Business ventures usually begin with an idea, before an appropriate space is found to execute it. In the case of new co-working initiative Mâché, the space came first.
Daniels Langeberg was in need of extra room for his EcoCaddy pedicab enterprise, just off Whitmore Square, when his landlord offered the building next door. Long-term tenants Radio Televisione Italiana had recently vacated and the space was awaiting demolition.
“The place was a heap,” Langeberg says. “Our inspection phase was basically, ‘What have we got? Can we do something with it?’ and we found floorboards and solid walls and a really cool recording studio that has a lot of history.”
Before Radio Televisione Italiana, Fresh FM had its start there. Under Mâché, music agency Sounds Out of Hours will co-manage the studio.
The new digs will also house an artist studio, a photography studio, an open workspace, and the EcoCaddy office and workshop.
“It wasn’t until we started to design the space that we realised its amazing assets,” Langeberg says. “There’s a weird room out the back that’s light-tight and termite-ridden and salt damp-ridden... We thought, how do we turn this space around and not blow our entire budget? I figured, if it’s light-tight we could turn it into a photography studio.”
Langeberg is joined by collaborators Erick Watson and Peter Ayres, who have combined experience in urban planning, design and architecture. The team has spatially designed the area to foster “collisions” of creativity.
“It’s all about collaboration,” Langeberg says. “You can’t force things, but what you can do is harbour all the right elements to improve the probability of it happening.”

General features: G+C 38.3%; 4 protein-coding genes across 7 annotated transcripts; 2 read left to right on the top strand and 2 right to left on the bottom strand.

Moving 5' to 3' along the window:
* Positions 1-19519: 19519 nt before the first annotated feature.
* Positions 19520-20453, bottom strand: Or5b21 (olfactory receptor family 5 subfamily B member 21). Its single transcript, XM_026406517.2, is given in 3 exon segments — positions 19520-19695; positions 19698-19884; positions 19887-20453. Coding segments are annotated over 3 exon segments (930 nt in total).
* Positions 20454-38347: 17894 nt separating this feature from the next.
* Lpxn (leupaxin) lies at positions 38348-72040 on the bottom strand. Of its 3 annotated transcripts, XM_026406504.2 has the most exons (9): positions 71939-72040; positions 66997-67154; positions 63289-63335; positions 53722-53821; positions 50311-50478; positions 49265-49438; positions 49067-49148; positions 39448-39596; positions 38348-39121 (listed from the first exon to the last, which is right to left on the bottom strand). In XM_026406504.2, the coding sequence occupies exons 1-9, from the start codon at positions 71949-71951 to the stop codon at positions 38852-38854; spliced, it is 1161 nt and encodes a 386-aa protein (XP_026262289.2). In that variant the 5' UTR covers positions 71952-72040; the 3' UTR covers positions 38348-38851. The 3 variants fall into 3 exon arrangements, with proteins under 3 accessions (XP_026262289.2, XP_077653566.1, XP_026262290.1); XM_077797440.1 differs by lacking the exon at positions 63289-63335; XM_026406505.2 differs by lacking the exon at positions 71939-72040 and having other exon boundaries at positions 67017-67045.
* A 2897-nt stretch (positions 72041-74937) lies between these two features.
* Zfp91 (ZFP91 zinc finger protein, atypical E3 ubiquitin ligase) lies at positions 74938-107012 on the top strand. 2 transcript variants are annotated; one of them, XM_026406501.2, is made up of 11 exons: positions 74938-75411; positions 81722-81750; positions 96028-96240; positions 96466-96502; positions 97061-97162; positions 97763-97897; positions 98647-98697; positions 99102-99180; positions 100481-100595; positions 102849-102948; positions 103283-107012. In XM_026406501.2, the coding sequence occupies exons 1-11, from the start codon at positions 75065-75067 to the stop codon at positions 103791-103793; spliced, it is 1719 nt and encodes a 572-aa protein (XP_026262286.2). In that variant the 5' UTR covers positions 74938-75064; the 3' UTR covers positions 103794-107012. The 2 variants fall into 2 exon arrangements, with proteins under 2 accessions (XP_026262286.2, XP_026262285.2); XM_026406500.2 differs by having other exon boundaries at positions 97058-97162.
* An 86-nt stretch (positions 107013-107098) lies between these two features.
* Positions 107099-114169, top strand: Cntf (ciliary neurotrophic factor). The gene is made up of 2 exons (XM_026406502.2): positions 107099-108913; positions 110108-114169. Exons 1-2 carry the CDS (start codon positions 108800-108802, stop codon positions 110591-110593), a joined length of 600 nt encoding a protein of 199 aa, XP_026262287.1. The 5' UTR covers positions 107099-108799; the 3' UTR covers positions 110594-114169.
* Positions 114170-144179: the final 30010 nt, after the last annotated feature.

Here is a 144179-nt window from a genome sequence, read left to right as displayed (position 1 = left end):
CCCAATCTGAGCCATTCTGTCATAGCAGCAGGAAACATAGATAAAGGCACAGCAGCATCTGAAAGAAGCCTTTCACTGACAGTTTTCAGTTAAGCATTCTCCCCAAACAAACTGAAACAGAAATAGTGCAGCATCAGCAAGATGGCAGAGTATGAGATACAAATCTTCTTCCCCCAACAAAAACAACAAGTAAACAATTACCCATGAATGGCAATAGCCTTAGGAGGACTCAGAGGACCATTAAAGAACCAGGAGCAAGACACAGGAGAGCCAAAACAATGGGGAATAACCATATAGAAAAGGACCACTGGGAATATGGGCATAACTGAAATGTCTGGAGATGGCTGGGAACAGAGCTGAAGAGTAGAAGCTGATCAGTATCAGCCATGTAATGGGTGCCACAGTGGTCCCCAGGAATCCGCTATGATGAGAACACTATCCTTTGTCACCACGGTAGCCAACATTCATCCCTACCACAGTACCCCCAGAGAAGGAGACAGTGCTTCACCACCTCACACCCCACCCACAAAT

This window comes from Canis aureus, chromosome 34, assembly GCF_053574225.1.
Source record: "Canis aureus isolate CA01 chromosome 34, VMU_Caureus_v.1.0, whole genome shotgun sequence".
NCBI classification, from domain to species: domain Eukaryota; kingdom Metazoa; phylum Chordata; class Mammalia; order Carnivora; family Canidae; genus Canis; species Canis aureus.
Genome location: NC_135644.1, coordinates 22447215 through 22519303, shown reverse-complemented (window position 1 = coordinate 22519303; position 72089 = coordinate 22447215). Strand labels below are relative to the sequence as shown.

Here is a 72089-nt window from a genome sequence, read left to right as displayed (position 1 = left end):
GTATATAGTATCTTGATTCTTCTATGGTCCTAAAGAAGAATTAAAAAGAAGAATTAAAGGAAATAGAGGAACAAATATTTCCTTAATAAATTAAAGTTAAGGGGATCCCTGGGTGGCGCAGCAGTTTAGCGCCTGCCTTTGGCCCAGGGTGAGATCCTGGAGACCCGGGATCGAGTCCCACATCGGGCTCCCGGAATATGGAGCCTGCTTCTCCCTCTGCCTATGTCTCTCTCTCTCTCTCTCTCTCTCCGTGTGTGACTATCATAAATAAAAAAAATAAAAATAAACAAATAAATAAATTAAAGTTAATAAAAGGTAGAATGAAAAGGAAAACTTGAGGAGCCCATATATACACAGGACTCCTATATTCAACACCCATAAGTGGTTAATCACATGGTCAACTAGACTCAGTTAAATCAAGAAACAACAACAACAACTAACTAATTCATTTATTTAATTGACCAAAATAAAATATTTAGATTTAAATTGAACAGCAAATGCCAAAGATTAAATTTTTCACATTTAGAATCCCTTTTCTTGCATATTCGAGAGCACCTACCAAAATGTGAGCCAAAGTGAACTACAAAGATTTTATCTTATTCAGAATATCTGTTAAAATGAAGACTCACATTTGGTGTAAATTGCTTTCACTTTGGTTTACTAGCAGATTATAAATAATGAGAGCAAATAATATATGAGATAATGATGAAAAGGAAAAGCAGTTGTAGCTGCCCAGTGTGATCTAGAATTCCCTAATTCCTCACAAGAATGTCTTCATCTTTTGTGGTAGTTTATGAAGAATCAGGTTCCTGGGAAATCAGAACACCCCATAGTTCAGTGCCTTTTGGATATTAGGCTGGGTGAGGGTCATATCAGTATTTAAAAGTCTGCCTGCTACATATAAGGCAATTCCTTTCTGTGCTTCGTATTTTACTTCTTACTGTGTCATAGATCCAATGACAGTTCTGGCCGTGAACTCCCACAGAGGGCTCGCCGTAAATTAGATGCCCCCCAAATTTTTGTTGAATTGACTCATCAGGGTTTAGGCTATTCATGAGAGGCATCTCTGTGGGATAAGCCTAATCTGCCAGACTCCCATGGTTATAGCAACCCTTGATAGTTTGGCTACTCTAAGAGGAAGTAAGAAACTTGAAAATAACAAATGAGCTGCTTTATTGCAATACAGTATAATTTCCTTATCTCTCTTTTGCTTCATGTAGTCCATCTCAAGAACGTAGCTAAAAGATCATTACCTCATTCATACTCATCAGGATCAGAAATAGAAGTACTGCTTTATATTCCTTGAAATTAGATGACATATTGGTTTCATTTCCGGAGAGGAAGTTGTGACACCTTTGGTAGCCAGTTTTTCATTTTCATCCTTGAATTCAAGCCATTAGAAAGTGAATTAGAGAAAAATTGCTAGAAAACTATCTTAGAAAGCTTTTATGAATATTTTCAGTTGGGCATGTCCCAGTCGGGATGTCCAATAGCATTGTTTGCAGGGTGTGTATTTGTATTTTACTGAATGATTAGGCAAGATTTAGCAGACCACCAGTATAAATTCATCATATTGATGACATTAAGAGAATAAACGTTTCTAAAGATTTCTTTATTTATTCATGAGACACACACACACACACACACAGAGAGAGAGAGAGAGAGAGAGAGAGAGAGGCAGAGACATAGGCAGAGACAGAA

One of these elements is the addition of glass doors between each space, to ensure co-workers aren’t shut off from one another. “Even if you’re not involved you’re visually connected.”
Despite the work going into Mâché’s renovations, Langeberg and co. will be expected to vacate after 12 months. But despite the ephemeral nature of the space, they are determined to produce results.
“Space is the critical element,” says Langeberg. “And it’s the hardest thing to get. The next thing is proving that it works. So if we can knock one of those off, then we’re already winning. The constraint is 12 months, but that’s actually huge when you have festivals that are only around for a week.”
You might see 178 Wright Street as the balloon in a paper mâché creation, he says, when quizzed about the business name. “We’re forming these layers and one day the building gets demolished and we have to pop the balloon. But the idea is still there.”
Mâché opens on August 5. To register interest in a co-working space, check out the options on the website.